Effect reporting is important to show your internal organisation that circular procurement is a sensible thing to do, and that it has impact. You report on the effects based on your definition of the circular economy and your ambitions in this regard. If they see the effects, people become aware of the impact of their efforts, which will motivate them even more to apply circular principles. Mapping the effects can also provide new insights, for instance which product groups have a high sustainability impact.
Once a circular procurement project is completed you should, therefore, try to make clear what the impact is, both in terms of environmental impact and material usage. Requesting the environmental footprint, for instance by means of an LCA, may provide insight in the environmental impact of a procured product. Requesting a material passport detailing the composition of a product is also helpful in this respect. Having measurement data at your disposal may help you to make adjustments in the contract phase.
Insights from procurement projects help to make the progress transparent at the organisational level. How many procurement projects did you make circular? What is the current level of reuse of the initiatives (e.g. repair, repurposing, recycling)? How many products have been saved, or how much raw material? And what has been the environmental impact?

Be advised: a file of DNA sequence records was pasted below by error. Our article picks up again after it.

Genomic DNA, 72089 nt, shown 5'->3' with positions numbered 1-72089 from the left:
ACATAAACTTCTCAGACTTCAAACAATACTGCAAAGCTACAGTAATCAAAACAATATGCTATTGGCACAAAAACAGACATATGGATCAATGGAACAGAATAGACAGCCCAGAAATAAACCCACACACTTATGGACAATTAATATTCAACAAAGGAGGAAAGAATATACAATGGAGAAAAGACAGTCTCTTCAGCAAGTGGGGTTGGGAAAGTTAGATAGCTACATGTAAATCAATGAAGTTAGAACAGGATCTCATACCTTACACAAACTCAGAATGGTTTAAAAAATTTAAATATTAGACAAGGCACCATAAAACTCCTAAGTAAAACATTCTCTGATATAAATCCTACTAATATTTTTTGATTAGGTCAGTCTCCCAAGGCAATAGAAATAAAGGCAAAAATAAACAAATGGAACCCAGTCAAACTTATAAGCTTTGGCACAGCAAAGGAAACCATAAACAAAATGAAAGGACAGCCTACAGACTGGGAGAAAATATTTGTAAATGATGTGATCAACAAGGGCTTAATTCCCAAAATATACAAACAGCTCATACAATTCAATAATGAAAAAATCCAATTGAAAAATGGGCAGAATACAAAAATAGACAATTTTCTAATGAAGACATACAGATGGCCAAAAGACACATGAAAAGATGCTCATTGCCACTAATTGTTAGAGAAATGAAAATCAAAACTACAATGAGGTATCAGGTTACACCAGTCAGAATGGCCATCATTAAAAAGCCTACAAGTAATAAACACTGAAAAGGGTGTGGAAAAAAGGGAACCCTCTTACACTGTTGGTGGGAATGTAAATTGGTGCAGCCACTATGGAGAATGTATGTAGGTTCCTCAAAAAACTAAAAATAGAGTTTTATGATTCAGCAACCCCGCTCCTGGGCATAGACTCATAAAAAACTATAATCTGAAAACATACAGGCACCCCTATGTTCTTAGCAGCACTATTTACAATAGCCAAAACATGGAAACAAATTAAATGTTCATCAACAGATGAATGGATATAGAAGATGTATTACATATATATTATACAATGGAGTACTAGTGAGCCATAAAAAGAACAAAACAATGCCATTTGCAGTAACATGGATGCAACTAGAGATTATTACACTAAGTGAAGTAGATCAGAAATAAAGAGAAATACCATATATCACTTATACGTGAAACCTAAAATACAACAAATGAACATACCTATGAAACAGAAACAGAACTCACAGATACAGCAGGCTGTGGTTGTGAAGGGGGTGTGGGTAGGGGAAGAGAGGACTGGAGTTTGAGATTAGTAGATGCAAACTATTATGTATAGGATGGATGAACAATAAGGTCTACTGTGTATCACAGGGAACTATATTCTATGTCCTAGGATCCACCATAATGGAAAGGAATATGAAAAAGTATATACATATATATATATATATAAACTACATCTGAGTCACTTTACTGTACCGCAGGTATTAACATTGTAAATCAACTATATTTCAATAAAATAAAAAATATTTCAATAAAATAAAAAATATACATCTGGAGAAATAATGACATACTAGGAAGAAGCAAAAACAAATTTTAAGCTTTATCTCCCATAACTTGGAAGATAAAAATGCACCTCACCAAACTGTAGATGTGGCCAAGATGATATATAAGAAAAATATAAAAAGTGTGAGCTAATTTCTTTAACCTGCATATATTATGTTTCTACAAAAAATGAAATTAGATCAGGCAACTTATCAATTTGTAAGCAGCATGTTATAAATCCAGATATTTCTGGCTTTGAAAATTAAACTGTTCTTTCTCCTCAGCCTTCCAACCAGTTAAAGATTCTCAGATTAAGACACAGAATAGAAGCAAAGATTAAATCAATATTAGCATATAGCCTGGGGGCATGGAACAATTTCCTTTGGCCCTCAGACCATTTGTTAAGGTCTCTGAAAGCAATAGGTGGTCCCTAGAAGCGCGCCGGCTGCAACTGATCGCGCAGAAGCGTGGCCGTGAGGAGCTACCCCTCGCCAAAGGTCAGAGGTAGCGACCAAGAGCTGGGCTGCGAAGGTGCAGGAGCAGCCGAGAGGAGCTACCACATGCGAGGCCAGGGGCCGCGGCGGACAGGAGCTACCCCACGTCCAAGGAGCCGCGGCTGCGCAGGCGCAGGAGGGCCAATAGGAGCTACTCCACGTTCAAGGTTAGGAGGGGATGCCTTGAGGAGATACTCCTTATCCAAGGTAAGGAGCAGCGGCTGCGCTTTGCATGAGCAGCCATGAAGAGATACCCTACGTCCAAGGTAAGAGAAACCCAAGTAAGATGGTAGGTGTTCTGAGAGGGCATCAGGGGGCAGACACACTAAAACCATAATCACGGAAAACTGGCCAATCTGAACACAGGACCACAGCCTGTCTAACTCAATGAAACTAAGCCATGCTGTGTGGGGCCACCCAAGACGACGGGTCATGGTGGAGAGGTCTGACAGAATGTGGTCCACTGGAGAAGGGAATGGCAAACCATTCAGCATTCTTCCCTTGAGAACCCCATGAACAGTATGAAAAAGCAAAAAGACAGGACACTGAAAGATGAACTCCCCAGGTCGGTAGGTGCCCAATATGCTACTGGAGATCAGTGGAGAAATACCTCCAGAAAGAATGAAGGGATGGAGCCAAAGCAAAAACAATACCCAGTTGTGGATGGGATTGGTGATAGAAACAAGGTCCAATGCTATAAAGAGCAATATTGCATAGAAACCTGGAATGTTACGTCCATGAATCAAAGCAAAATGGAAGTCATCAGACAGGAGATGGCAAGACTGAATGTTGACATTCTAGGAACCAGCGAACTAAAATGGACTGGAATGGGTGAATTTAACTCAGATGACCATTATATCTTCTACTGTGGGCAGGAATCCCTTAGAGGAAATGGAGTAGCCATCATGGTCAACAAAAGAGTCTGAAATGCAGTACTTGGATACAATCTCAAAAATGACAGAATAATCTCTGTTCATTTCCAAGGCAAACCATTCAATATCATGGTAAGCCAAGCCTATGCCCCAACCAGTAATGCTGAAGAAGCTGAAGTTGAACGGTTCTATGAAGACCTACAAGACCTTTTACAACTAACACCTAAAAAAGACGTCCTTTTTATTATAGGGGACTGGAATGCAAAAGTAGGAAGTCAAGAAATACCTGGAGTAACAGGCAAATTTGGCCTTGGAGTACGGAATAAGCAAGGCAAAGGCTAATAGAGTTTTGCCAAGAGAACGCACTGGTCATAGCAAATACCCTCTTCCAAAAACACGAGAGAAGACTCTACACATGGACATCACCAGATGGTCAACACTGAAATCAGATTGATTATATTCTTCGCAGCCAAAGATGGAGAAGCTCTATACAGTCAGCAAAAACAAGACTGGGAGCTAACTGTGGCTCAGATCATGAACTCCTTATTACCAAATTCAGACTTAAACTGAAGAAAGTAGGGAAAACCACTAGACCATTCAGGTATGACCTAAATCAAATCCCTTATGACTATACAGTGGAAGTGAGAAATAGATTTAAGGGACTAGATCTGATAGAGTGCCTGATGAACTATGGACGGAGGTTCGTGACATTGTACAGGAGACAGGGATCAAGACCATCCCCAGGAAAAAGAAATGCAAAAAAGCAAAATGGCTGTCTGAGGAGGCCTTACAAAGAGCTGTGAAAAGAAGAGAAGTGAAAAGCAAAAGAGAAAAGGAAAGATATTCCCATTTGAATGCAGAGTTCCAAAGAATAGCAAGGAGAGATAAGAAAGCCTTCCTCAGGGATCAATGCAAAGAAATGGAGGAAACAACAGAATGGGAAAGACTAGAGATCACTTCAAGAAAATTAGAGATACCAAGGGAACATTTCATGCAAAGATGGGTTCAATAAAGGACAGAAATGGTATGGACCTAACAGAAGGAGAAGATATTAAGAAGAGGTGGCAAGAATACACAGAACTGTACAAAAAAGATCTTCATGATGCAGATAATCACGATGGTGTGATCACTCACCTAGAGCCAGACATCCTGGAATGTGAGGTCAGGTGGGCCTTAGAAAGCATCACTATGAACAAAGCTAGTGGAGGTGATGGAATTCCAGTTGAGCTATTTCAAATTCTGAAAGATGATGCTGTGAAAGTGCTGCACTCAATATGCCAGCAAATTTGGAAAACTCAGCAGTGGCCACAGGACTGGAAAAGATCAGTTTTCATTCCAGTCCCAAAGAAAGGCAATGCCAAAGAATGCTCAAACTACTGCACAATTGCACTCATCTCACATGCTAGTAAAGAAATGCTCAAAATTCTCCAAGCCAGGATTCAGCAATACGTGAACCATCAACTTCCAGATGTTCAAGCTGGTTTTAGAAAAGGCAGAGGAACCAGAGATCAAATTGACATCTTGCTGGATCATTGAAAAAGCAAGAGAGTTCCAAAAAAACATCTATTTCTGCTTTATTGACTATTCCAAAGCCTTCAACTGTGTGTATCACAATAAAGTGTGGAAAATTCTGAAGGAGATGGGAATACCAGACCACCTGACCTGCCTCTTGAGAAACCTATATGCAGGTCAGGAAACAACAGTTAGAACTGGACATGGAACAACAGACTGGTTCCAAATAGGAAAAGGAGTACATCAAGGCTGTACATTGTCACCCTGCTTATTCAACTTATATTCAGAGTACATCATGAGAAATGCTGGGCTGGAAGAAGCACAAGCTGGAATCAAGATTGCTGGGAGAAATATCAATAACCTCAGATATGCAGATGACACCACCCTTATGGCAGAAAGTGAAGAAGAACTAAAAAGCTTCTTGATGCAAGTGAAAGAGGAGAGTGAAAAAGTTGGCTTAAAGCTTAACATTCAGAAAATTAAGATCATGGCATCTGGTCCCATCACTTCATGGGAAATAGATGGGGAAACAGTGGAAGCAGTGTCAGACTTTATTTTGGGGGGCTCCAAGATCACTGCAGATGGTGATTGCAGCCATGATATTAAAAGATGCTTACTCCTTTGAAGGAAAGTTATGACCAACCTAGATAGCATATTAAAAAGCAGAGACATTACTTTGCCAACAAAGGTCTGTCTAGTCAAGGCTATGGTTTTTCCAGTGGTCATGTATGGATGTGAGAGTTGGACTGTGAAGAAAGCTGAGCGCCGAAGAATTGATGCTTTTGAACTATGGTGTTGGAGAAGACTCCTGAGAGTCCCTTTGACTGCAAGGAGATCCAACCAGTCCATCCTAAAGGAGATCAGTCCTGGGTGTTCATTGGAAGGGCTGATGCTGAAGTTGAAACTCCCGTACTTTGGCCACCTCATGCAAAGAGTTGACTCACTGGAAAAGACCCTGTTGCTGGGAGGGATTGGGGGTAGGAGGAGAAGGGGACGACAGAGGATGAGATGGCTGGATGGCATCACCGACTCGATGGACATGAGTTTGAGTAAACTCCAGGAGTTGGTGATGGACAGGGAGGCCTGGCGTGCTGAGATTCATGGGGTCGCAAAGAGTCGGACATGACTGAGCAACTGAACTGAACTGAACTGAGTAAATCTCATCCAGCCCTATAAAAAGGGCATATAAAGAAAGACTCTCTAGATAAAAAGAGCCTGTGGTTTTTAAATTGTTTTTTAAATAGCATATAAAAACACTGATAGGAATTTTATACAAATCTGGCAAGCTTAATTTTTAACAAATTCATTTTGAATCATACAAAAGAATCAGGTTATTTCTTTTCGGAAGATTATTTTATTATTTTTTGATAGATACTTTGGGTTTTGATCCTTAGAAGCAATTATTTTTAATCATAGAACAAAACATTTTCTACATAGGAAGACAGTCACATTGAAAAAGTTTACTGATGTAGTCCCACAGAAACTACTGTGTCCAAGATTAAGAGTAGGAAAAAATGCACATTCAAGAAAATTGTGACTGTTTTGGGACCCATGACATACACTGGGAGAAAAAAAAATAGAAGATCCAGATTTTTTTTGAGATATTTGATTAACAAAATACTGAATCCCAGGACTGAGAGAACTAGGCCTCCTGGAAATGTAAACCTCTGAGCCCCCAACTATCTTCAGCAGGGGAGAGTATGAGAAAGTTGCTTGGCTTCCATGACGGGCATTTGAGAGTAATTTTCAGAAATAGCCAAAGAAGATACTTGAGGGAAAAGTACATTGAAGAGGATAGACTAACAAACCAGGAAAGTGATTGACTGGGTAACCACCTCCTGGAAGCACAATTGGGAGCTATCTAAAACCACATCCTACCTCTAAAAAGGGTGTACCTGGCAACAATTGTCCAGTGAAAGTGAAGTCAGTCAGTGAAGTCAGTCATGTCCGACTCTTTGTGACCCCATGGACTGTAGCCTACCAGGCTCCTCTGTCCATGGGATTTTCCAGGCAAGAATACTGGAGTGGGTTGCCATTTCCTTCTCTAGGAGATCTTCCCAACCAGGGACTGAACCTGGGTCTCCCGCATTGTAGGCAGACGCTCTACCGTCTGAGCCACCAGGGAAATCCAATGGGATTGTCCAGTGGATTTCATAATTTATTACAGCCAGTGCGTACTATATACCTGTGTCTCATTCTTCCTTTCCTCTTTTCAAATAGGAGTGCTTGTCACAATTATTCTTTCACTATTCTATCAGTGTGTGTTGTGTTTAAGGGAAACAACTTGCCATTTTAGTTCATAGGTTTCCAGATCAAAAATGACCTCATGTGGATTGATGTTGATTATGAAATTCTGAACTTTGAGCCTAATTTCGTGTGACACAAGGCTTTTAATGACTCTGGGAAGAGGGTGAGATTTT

- Decide for each procurement project how you want to monitor the effects and make agreements with your suppliers about the data you need from them.
- Use the ‘80/20’ rule of thumb for monitoring: try to monitor the major part (80%) with a limited effort (20%). Monitoring the entire process or all impact in the entire chain is difficult, time-consuming and often only partly effective. Limited monitoring with a clear scope often suffices to produce a high yield.
- Provide regular reports on general progress at the organisational level. This creates support for future procurement projects.
- Focus on communication of visible successes in the physical environment to inspire others to seize the opportunities offered by circular procurement.
To prevent food waste, Rijkswaterstaat has monitored the food wasted at its meeting lunches. The resulting measures caused the waste of sandwiches to fall from 17% to 7%.
You can enter your ambitions in MVI-ZET and create reports showing how your organisation performs on socially responsible procurement.
This report identifies options for effect monitoring of climate-neutral and circular procurement, as well as the challenges facing us in the coming years.
This Roadmap enables you to explore, among other things, the background of circular procurement and formulating an ambition.
This study shows that circular solutions often contribute to the achievement of climate goals, with construction, mobility and food as concrete examples.
This overview shows the various measuring methodologies that can be used at various points in the procurement process to measure circularity.